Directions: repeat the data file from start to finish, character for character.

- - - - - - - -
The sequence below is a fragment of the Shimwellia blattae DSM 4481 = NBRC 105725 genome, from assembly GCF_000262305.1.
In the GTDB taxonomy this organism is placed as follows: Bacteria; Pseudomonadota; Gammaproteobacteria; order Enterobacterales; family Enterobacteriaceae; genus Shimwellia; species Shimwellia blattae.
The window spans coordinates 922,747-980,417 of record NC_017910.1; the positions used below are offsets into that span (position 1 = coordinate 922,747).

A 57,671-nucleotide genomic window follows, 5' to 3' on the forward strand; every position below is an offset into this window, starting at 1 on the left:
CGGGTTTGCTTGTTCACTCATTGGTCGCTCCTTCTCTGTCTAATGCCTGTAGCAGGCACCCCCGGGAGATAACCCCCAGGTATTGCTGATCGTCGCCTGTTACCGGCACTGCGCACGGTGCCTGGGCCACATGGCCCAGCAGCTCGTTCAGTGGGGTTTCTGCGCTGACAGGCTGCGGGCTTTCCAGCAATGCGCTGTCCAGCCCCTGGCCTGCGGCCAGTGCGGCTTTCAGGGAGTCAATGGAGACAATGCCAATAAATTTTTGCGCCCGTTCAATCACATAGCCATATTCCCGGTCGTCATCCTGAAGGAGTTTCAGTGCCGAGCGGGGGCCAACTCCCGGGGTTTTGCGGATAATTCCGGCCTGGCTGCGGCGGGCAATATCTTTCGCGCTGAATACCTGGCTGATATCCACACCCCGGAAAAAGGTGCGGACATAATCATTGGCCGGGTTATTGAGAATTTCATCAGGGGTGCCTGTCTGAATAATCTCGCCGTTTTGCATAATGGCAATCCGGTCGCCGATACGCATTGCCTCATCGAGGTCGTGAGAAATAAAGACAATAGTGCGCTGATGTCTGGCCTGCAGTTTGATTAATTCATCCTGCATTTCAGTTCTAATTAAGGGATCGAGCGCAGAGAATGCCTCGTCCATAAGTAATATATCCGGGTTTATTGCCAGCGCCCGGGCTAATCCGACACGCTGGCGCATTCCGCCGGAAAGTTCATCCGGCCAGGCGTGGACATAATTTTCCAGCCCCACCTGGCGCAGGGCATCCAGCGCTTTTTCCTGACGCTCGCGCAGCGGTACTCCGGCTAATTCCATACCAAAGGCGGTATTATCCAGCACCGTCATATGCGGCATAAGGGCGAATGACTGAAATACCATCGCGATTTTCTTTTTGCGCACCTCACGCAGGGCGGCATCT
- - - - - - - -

The sequence below is a fragment of the Shimwellia blattae DSM 4481 = NBRC 105725 genome, from assembly GCF_000262305.1.
In the GTDB taxonomy this organism is placed as follows: Bacteria; Pseudomonadota; Gammaproteobacteria; order Enterobacterales; family Enterobacteriaceae; genus Shimwellia; species Shimwellia blattae.
The window spans coordinates 922,747-980,417 of record NC_017910.1; the positions used below are offsets into that span (position 1 = coordinate 922,747).

A 57,671-nucleotide genomic window follows, 5' to 3' on the forward strand; every position below is an offset into this window, starting at 1 on the left:
CGGGTTTGCTTGTTCACTCATTGGTCGCTCCTTCTCTGTCTAATGCCTGTAGCAGGCACCCCCGGGAGATAACCCCCAGGTATTGCTGATCGTCGCCTGTTACCGGCACTGCGCACGGTGCCTGGGCCACATGGCCCAGCAGCTCGTTCAGTGGGGTTTCTGCGCTGACAGGCTGCGGGCTTTCCAGCAATGCGCTGTCCAGCCCCTGGCCTGCGGCCAGTGCGGCTTTCAGGGAGTCAATGGAGACAATGCCAATAAATTTTTGCGCCCGTTCAATCACATAGCCATATTCCCGGTCGTCATCCTGAAGGAGTTTCAGTGCCGAGCGGGGGCCAACTCCCGGGGTTTTGCGGATAATTCCGGCCTGGCTGCGGCGGGCAATATCTTTCGCGCTGAATACCTGGCTGATATCCACACCCCGGAAAAAGGTGCGGACATAATCATTGGCCGGGTTATTGAGAATTTCATCAGGGGTGCCTGTCTGAATAATCTCGCCGTTTTGCATAATGGCAATCCGGTCGCCGATACGCATTGCCTCATCGAGGTCGTGAGAAATAAAGACAATAGTGCGCTGATGTCTGGCCTGCAGTTTGATTAATTCATCCTGCATTTCAGTTCTAATTAAGGGATCGAGCGCAGAGAATGCCTCGTCCATAAGTAATATATCCGGGTTTATTGCCAGCGCCCGGGCTAATCCGACACGCTGGCGCATTCCGCCGGAAAGTTCATCCGGCCAGGCGTGGACATAATTTTCCAGCCCCACCTGGCGCAGGGCATCCAGCGCTTTTTCCTGACGCTCGCGCAGCGGTACTCCGGCTAATTCCATACCAAAGGCGGTATTATCCAGCACCGTCATATGCGGCATAAGGGCGAATGACTGAAATACCATCGCGATTTTCTTTTTGCGCACCTCACGCAGGGCGGCATCT